I can understand your example with "to be". In Old English, it means "I am" - there is some state about me - both as a main verb and an auxiliary. But I don't understand why you think 'have' retains the meaning of 'possess' "I have broken the phone". Certainly, if you have broken your phone you possess a broken phone - but that's one auxiliary use and one main verb use.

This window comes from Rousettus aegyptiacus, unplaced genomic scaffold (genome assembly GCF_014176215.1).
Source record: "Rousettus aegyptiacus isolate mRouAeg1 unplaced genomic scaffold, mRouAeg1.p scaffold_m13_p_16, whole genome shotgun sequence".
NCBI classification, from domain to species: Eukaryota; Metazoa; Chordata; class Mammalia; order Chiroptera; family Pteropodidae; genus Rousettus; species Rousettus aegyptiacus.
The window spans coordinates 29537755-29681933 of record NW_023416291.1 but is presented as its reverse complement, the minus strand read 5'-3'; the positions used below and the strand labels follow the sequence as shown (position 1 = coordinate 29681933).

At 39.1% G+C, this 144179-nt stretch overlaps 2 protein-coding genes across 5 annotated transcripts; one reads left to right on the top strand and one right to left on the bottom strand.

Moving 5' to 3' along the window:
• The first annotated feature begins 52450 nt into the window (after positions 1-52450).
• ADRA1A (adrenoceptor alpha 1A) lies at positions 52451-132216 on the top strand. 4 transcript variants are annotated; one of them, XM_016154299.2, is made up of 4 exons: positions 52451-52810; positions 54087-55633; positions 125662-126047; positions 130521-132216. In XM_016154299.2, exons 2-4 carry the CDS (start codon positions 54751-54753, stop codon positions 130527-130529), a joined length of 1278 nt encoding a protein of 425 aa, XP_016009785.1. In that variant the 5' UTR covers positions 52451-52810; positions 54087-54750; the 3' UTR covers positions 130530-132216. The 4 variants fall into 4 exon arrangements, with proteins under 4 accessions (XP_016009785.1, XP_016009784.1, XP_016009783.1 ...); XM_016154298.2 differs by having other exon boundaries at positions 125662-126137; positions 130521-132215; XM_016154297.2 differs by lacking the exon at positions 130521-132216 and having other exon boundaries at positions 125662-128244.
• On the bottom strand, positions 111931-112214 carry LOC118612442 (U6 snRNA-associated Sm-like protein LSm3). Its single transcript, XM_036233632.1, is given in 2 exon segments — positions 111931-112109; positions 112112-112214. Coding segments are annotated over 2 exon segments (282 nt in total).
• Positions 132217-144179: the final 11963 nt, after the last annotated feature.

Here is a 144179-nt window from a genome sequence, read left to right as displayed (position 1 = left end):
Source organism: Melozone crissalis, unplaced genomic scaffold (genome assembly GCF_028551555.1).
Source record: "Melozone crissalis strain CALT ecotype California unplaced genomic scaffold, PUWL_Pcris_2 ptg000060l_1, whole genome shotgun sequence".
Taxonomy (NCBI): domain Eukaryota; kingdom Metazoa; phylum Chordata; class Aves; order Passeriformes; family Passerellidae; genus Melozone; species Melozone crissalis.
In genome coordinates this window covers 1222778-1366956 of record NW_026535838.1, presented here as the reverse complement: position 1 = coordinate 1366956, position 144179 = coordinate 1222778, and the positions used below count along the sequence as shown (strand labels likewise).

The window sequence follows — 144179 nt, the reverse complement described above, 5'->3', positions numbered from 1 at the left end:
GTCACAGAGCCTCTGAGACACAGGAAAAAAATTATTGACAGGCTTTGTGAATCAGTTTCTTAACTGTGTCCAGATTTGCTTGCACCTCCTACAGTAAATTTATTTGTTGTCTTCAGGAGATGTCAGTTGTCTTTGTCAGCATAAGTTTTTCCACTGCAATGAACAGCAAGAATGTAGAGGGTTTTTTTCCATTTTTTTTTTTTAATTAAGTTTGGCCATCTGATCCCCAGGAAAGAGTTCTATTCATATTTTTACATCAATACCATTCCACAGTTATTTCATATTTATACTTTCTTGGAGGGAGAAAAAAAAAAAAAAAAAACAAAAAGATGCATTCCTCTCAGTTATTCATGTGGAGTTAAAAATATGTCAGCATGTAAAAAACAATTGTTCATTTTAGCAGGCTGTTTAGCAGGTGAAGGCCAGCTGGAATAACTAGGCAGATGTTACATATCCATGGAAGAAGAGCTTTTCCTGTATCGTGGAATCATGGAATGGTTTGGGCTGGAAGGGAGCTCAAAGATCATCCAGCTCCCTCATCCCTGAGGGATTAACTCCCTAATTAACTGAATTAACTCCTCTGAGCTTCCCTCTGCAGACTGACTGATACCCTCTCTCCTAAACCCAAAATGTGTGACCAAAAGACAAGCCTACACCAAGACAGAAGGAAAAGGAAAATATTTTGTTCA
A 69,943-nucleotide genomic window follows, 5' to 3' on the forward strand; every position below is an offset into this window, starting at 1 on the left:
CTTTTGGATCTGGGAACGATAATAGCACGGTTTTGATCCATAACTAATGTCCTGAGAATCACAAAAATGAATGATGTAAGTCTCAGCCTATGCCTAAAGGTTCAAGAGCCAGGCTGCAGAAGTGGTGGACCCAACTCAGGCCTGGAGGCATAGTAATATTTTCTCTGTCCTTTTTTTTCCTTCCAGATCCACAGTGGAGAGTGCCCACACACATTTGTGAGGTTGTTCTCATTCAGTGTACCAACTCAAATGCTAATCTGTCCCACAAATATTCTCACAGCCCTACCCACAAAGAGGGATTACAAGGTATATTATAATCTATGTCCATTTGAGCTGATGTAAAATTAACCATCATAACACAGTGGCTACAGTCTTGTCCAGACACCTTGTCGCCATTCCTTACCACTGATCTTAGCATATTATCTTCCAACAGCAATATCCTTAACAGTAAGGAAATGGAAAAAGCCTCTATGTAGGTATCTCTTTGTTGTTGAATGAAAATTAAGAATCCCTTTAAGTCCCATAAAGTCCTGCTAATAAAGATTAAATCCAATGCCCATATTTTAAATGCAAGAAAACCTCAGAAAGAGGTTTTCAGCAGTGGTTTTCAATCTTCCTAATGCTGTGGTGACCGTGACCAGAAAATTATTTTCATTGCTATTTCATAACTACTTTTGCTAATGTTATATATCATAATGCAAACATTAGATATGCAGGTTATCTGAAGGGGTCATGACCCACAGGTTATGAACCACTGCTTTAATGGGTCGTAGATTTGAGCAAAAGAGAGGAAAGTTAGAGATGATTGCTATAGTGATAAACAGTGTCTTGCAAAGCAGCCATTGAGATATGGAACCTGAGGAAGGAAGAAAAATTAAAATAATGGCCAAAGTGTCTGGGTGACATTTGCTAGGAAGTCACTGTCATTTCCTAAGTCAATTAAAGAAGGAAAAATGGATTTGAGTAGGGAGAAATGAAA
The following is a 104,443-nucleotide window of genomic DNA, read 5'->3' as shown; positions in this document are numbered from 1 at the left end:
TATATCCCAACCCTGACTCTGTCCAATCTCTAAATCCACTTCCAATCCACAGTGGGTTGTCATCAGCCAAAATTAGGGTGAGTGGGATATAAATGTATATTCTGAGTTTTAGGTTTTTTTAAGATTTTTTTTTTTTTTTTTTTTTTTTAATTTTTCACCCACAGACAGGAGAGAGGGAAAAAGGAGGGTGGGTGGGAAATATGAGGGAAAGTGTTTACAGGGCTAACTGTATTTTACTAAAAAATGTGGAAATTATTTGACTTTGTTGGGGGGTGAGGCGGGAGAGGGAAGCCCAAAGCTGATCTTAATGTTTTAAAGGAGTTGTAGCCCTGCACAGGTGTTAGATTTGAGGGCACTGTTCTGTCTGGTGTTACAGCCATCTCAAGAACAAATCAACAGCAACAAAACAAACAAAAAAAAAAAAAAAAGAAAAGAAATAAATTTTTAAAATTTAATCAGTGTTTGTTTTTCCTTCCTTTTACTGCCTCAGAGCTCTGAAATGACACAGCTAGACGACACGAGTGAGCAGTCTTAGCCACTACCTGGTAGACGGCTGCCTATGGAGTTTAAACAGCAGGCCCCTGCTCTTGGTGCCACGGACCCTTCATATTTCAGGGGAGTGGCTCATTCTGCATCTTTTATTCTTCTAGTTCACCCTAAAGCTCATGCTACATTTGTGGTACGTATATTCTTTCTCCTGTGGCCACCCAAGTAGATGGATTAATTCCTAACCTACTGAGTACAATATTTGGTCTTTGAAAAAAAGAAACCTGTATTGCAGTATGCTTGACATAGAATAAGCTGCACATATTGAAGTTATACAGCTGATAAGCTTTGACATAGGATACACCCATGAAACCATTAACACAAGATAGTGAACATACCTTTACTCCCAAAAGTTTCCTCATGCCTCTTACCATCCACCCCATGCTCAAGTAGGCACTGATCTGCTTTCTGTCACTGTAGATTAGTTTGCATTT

Maybe someone else will understand your point, or let me know if I've missed something. You can at least study my corrections of your post.
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